The study of the mitochondrial respiratory chain (MRC) function in relation with its structural organization is of great interest due to the central role of this system in eukaryotic cell metabolism. The complexome profiling technique has provided invaluable information for our understanding of the composition and assembly of the individual MRC complexes, and also of their association into larger supercomplexes (SCs) and respirasomes. The formation of the SCs has been highly debated, and their assembly and regulation mechanisms are still unclear. Previous studies demonstrated a prominent role for COX7A2L (SCAFI) as a structural protein bridging the association of individual MRC complexes III and IV in the minor SC III2 + IV, although its relevance for respirasome formation and function remains controversial. In this work, we have used SILAC-based complexome profiling to dissect the structural organization of the human MRC in HEK293T cells depleted of SCAFI (SCAFIKO) by CRISPR-Cas9 genome editing. SCAFI ablation led to a preferential loss of SC III2 + IV and of a minor subset of respirasomes without affecting OXPHOS function. Our data suggest that the loss of SCAFI-dependent respirasomes in SCAFIKO cells is mainly due to alterations on early stages of CI assembly, without impacting the biogenesis of complexes III and IV. Contrary to the idea of SCAFI being the main player in respirasome formation, SILAC-complexome profiling showed that, in wild-type cells, the majority of respirasomes (ca. 70%) contained COX7A2 and that these species were present at roughly the same levels when SCAFI was knocked-out. We thus demonstrate the co-existence of structurally distinct respirasomes defined by the preferential binding of complex IV via COX7A2, rather than SCAFI, in human cultured cells.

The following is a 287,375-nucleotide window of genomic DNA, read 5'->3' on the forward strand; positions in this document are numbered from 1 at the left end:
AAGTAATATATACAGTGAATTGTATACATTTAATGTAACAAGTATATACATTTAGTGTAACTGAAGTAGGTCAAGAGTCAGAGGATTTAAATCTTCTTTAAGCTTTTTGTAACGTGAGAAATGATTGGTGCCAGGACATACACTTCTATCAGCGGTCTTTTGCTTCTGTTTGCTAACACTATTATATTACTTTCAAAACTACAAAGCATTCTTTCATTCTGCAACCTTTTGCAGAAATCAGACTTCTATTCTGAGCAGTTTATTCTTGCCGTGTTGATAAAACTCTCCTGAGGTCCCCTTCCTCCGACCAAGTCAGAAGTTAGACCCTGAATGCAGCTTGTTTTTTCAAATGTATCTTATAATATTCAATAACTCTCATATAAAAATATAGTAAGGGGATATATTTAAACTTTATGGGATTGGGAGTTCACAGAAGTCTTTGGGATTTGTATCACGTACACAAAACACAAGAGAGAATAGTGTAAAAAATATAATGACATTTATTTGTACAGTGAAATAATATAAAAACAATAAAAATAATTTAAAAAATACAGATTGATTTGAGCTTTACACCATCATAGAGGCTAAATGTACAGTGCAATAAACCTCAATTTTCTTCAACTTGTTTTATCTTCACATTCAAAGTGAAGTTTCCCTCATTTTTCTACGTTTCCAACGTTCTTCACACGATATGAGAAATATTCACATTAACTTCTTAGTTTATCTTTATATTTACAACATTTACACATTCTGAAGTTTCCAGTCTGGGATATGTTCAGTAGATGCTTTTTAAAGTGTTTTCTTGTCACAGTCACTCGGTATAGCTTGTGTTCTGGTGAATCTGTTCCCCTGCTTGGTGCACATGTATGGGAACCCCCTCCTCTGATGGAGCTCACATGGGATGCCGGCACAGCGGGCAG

Keywords:  COX7A2; COX7A2L/SCAFI; Mitochondria; oxidative phosphorylation; respiratory chain; respiratory supercomplexes
    DOI:  https://doi.org/10.1016/j.bbabio.2021.148414
  8. Nat Commun. 2021 03 15. 12(1): 1680
      Branched-chain amino acids (BCAA) and their cognate α-ketoacids (BCKA) are elevated in an array of cardiometabolic diseases. Here we demonstrate that the major metabolic fate of uniformly-13C-labeled α-ketoisovalerate ([U-13C]KIV) in the heart is reamination to valine. Activation of cardiac branched-chain α-ketoacid dehydrogenase (BCKDH) by treatment with the BCKDH kinase inhibitor, BT2, does not impede the strong flux of [U-13C]KIV to valine. Sequestration of BCAA and BCKA away from mitochondrial oxidation is likely due to low levels of expression of the mitochondrial BCAA transporter SLC25A44 in the heart, as its overexpression significantly lowers accumulation of [13C]-labeled valine from [U-13C]KIV. Finally, exposure of perfused hearts to levels of BCKA found in obese rats increases phosphorylation of the translational repressor 4E-BP1 as well as multiple proteins in the MEK-ERK pathway, leading to a doubling of total protein synthesis. These data suggest that elevated BCKA levels found in obesity may contribute to pathologic cardiac hypertrophy via chronic activation of protein synthesis.